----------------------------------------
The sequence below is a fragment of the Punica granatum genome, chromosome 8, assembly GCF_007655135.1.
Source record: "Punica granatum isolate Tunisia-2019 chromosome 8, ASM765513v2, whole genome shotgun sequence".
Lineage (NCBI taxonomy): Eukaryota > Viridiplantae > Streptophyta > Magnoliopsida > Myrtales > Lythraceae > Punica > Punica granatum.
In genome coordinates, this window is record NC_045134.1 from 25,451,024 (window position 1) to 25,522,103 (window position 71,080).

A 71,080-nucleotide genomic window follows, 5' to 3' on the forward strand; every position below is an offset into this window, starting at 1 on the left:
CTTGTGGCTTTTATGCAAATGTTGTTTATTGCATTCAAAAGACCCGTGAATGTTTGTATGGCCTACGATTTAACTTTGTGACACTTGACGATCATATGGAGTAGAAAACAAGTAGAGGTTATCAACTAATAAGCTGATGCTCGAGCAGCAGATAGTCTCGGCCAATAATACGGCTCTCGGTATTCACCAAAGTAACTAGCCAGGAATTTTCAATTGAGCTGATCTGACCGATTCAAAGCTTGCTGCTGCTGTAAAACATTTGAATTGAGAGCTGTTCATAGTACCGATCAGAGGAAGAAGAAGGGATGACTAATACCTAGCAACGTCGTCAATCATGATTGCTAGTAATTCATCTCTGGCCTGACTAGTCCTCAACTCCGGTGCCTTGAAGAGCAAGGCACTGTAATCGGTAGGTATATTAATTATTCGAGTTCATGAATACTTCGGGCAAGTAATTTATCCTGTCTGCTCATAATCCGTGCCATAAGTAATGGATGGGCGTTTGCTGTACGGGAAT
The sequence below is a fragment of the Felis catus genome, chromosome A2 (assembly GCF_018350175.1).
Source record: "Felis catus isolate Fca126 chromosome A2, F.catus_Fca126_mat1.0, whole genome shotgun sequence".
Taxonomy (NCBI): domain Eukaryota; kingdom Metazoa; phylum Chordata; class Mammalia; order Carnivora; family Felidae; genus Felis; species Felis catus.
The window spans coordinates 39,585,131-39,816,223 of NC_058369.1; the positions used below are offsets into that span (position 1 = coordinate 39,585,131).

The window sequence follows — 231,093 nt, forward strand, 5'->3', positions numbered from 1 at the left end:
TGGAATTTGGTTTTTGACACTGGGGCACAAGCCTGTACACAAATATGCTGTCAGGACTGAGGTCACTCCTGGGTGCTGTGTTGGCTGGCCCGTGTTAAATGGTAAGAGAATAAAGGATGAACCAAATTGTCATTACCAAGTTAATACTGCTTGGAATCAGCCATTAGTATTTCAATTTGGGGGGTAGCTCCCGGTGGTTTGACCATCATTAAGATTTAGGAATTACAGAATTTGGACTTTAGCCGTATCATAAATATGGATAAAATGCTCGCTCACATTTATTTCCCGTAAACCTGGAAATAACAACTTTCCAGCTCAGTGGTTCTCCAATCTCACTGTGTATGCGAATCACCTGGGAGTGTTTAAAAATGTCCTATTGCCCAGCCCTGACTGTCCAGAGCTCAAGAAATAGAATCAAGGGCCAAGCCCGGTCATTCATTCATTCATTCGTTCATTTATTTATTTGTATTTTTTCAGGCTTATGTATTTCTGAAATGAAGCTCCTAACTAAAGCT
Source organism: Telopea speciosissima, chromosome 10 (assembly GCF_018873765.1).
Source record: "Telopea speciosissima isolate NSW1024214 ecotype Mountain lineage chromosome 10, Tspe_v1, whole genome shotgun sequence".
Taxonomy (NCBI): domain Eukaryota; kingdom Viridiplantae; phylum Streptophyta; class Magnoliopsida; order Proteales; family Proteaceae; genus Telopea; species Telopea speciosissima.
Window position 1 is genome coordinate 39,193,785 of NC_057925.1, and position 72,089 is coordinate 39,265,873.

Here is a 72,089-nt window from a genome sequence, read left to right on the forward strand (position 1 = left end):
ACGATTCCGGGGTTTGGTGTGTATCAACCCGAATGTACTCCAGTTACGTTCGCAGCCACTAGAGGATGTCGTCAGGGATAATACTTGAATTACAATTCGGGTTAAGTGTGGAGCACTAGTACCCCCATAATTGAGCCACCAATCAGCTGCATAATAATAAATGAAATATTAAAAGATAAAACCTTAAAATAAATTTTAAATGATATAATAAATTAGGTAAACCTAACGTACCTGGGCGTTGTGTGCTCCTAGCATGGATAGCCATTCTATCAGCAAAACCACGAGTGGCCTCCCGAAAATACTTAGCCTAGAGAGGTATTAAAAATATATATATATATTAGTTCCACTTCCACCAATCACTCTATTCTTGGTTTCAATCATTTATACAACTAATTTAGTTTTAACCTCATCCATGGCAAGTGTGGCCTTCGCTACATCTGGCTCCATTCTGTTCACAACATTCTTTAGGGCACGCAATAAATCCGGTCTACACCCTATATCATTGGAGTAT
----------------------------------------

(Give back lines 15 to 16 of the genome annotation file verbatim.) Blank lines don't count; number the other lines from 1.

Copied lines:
Taxonomy (NCBI): domain Eukaryota; kingdom Viridiplantae; phylum Streptophyta; class Magnoliopsida; order Proteales; family Proteaceae; genus Telopea; species Telopea speciosissima.
Window position 1 is genome coordinate 39,193,785 of NC_057925.1, and position 72,089 is coordinate 39,265,873.